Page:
U.S. suing Ticketmaster owner Live Nation

The U.S. Department of Justice is suing concert giant Live Nation.  (Brendan McDermid/Reuters - image credit)
The U.S. Department of Justice is suing concert giant Live Nation. (Brendan McDermid/Reuters - image credit)

Canadians are hopeful that a U.S. lawsuit against concert promoter Live Nation will provide some relief to cash-strapped fans and musicians.

The U.S. Justice Department (DOJ) and a group of 30 states and the District of Columbia on Thursday sued to break up Live Nation, arguing the big concert promoter and its Ticketmaster unit illegally inflated concert ticket prices and hurt artists.

"It is time to break up Live Nation," said U.S. Attorney General Merrick Garland.

Shae Harding, a Taylor Swift fan and mom of two in Langley, B.C., says she couldn't get through the Ticketmaster website to get tickets to the Vancouver concert for herself and her two daughters when they went on sale in November, calling the situation "kind of a nightmare."

Thousands of Swifties were left in a similar position, and tickets were quickly posted for resale at exorbitant prices, some exceeding $26,000.

Harding eventually got tickets through a friend at face value, which was $175 apiece for nosebleeds.

"Something has to be done to stop this, because it's just going to kill concerts. I mean, I've seen tickets go for thousands, tens of thousands of dollars for one ticket and that's insane to me. That's just not right," she told CBC Thursday.

Harding said she is thankful for her friend getting the tickets, but will forever have a sour taste in her mouth when it comes to Ticketmaster.

WATCH | About That's Andrew Chang lays out the argument for dismantling the company:

Concert fans and politicians for years have been calling for a re-examination of Live Nation's acquisition of Ticketmaster in 2010, especially after the ticket seller botched sales in 2022 to Swift's first tour in years, sending fans into hours-long online queues, charging prices that customers said were too high and drawing charges of poor service.

The debacle prompted congressional hearings and bills in state legislatures aimed at better protecting consumers.

Thursday's legal action underscores the aggressive approach U.S. President Joe Biden's antitrust enforcers have adopted as they seek to create more competition in a wide range of industries, from Big Tech to health care to groceries.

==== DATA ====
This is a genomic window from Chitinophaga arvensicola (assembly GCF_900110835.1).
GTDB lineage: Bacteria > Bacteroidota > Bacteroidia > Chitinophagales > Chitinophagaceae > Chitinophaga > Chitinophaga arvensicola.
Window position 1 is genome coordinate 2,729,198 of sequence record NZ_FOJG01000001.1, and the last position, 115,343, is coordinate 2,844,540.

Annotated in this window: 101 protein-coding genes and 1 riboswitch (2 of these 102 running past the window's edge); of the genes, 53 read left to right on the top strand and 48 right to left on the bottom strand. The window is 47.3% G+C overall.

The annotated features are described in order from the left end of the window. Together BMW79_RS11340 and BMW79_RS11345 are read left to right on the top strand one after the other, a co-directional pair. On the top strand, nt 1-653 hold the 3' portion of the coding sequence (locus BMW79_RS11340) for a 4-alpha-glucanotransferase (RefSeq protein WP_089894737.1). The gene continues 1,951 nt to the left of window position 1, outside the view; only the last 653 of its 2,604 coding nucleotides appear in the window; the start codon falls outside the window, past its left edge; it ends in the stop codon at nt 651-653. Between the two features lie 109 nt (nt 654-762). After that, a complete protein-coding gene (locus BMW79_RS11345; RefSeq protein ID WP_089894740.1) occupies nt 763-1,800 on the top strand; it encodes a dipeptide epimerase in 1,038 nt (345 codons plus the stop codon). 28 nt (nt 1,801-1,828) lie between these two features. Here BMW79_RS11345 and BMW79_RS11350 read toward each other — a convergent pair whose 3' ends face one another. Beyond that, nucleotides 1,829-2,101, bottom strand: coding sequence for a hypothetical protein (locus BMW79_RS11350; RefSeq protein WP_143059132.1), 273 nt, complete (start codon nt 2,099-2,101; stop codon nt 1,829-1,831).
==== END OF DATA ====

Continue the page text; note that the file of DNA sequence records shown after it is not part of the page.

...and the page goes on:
Getty Images for TAS Rights Mana
Getty Images for TAS Rights Mana

"Live Nation relies on unlawful, anti-competitive conduct to exercise its monopolistic control over the live events industry in the United States at the cost of fans, artists, smaller promoters and venue operators," Garland said. He went on to say that as a result fans pay more in fees, artists have fewer opportunities to perform and smaller promoters get squeezed out.

Shares of Live Nation were down 7.8 per cent at close Thursday.

'Vast scope' of influence and control

The suit says Live Nation directly manages more than 400 musical artists and controls around 60 per cent of concert promotions at major venues. It owns or controls more than 265 concert venues in North America, and through Ticketmaster controls roughly 80 per cent or more of big venues' primary ticketing for concerts.

In the lawsuit, filed in the Southern District of New York, the DOJ argued the "vast scope" of Live Nation and Ticketmaster allowed them to "insert themselves at the centre and the edges of virtually every aspect of the live music ecosystem."

The Justice Department accuses Live Nation of a slew of practices that allow it to maintain a stronghold over the live music scene, including using long-term contracts to keep venues from choosing rival ticketers, blocking venues from using multiple ticket sellers and threatening venues that they could lose money and fans if they don't choose Ticketmaster.